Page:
Controlling Your Blood Pressure

One in three adults has high blood pressure, also known as hypertension.  Less than half have it under control.  Often symptoms of hypertension go unnoticed and without treatment, the likelihood of developing heart disease or having a stroke increases.  The best prevention is knowing your numbers and taking action to control your blood pressure and protect your heart. Please take the Controlling Blood Pressure Survey.

Know Your Numbers - What do your blood pressure numbers mean?

The only way to know if you have high blood pressure is to have your blood pressure checked.  Learn what your blood pressure numbers mean to you and your health.  Take the pledge to track and lower your blood pressure!

Working together with your doctor to manage high blood pressure

  • Ask about your blood pressure at your annual checkup.  If you have high blood pressure, talk to your doctor about steps to take to control of your blood pressure to lower your risk for heart disease and stroke. Regularly check it between appointments either at home or at a pharmacy with a blood pressure monitor.
  • Track your blood pressure readings. Keep a log of your blood pressure levels (PDF) and questions to ask your doctor (PDF).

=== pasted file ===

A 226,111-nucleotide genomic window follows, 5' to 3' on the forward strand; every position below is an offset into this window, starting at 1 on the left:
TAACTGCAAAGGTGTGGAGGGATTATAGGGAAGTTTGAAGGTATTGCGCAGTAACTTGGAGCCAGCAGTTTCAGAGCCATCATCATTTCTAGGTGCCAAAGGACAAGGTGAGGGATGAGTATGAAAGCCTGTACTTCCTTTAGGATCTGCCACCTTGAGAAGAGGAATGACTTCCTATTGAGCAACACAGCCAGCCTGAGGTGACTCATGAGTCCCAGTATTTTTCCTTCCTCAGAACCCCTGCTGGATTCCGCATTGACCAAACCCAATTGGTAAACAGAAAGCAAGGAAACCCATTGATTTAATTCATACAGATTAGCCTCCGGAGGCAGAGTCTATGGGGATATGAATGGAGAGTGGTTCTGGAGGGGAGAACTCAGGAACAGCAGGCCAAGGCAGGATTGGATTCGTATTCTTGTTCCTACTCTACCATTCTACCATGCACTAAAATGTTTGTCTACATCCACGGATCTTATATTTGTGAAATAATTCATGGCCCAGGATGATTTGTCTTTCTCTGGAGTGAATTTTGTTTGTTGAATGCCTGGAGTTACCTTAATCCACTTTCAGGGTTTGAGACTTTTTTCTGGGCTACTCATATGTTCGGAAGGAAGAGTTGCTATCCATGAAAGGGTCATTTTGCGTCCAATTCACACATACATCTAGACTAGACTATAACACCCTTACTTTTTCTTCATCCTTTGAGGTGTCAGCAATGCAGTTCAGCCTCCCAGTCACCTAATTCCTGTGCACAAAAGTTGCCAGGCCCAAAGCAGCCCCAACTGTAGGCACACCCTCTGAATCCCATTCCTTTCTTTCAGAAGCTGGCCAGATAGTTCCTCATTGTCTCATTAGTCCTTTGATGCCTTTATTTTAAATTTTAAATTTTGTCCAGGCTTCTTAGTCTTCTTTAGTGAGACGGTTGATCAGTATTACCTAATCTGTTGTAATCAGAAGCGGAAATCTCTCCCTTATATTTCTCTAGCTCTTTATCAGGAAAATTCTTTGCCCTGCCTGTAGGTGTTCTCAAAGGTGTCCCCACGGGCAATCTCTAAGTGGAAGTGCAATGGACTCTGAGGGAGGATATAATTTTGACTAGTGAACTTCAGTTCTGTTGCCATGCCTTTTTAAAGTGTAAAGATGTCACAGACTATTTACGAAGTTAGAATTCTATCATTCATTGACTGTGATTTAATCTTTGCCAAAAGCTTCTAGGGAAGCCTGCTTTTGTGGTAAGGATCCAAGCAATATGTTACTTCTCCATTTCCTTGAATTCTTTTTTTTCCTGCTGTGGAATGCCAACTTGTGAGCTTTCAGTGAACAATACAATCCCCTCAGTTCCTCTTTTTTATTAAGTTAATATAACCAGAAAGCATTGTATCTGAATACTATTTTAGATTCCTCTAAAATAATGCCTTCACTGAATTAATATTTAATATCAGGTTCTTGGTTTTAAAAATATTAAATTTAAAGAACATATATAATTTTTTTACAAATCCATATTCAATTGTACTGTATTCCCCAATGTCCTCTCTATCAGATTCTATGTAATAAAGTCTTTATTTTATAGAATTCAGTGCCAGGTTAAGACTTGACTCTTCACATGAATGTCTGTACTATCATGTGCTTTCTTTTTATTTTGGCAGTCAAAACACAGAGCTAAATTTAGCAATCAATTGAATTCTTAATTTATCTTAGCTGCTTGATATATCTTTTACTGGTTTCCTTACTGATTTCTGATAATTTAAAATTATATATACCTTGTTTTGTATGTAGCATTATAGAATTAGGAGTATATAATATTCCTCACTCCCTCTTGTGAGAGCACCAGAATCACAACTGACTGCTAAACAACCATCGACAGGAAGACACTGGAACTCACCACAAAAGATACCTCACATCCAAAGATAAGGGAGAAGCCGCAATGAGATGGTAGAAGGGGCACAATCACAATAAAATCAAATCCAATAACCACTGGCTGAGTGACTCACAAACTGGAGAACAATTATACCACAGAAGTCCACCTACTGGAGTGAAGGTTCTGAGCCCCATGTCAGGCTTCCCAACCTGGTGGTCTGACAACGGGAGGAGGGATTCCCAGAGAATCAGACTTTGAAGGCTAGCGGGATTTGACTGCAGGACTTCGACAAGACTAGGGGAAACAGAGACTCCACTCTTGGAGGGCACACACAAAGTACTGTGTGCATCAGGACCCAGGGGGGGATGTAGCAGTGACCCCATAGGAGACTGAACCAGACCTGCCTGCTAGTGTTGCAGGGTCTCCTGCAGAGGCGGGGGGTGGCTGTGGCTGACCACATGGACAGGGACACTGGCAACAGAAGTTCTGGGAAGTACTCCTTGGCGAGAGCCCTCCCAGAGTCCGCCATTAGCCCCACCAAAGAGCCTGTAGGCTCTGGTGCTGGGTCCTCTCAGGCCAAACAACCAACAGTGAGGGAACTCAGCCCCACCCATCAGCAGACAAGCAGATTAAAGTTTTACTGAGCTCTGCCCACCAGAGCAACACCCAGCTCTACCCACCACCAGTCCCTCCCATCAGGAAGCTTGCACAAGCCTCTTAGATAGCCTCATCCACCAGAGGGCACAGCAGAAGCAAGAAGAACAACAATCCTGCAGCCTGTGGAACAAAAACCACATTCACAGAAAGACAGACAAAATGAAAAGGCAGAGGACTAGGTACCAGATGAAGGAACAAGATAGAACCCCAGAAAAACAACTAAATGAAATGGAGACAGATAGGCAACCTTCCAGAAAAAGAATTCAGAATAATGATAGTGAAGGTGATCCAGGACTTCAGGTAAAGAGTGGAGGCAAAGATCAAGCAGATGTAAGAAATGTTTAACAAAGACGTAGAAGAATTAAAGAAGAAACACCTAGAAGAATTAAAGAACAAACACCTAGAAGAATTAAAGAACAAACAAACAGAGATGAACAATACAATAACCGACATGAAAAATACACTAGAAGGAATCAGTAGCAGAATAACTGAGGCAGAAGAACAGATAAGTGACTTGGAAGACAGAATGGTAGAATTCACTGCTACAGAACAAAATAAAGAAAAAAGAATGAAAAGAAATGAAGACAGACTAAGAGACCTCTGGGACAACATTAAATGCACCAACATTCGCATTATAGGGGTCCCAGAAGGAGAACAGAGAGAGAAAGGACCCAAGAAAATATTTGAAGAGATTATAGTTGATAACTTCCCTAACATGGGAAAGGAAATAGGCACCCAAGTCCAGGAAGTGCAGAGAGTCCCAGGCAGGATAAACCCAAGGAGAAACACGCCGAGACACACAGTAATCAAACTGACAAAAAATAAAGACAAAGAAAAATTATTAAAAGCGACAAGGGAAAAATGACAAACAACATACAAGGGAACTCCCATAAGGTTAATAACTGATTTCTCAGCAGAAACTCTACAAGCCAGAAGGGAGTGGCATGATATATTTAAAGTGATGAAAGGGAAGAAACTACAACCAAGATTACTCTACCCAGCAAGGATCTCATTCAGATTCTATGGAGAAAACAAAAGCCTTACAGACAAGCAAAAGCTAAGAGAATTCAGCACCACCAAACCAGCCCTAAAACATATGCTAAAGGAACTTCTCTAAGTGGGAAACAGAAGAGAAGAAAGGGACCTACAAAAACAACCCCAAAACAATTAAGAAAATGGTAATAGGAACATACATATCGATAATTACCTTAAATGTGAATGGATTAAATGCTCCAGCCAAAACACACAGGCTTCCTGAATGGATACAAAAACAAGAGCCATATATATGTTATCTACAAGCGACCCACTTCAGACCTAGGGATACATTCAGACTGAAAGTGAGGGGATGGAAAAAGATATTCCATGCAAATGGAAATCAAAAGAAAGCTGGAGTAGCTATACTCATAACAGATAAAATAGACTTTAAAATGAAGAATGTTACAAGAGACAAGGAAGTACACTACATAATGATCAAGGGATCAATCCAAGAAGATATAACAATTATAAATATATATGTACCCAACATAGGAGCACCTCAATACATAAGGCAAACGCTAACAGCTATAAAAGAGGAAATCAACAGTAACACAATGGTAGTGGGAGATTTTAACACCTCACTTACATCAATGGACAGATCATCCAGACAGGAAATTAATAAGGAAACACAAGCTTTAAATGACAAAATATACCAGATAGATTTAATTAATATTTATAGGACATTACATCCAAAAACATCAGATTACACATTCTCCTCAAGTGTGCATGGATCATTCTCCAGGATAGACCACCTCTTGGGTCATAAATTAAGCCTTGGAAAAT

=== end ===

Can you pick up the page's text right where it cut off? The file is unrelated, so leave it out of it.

Self-Monitor Your Blood Pressure Regularly

Learn how to correctly monitor your blood pressure at home to help keep you in a healthy range. Remember to follow the advice of your doctor or other health care professional.

Please see this AMA video for reference.

Helpful Tips to Self-Measured Blood Pressure Monitoring

  • Be still. Don't smoke, drink caffeinated beverages or exercise within 30 minutes before measuring your blood pressure. Empty your bladder and ensure at least 5 minutes of quiet rest before measurements.
  • Sit correctly. Sit with your back straight and supported (on a dining chair, rather than a sofa). Your feet should be flat on the floor and your legs should not be crossed.
  • Measure at the same time every day. It’s important to take the readings at the same time each day, such as morning and evening.
  • Take multiple readings and record the results. Each time you measure, take at least two readings one minute apart and record blood pressure levels (PDF).  If your monitor has built-in memory to store your readings, take it with you to your appointments.
  • Work together with your doctor to manage your blood pressure. Share results of BP log at your next visit or communicate them to your physician’s office in a timely manner.

Lifestyle Changes You Can Make To Manage Your Blood Pressure

  • Enjoy regular physical activity
  • Eat a well-balanced diet that’s low in salt
  • Manage stress
  • Maintain a healthy weight
  • Limit alcohol
  • Quit smoking
  • Take your medications properly

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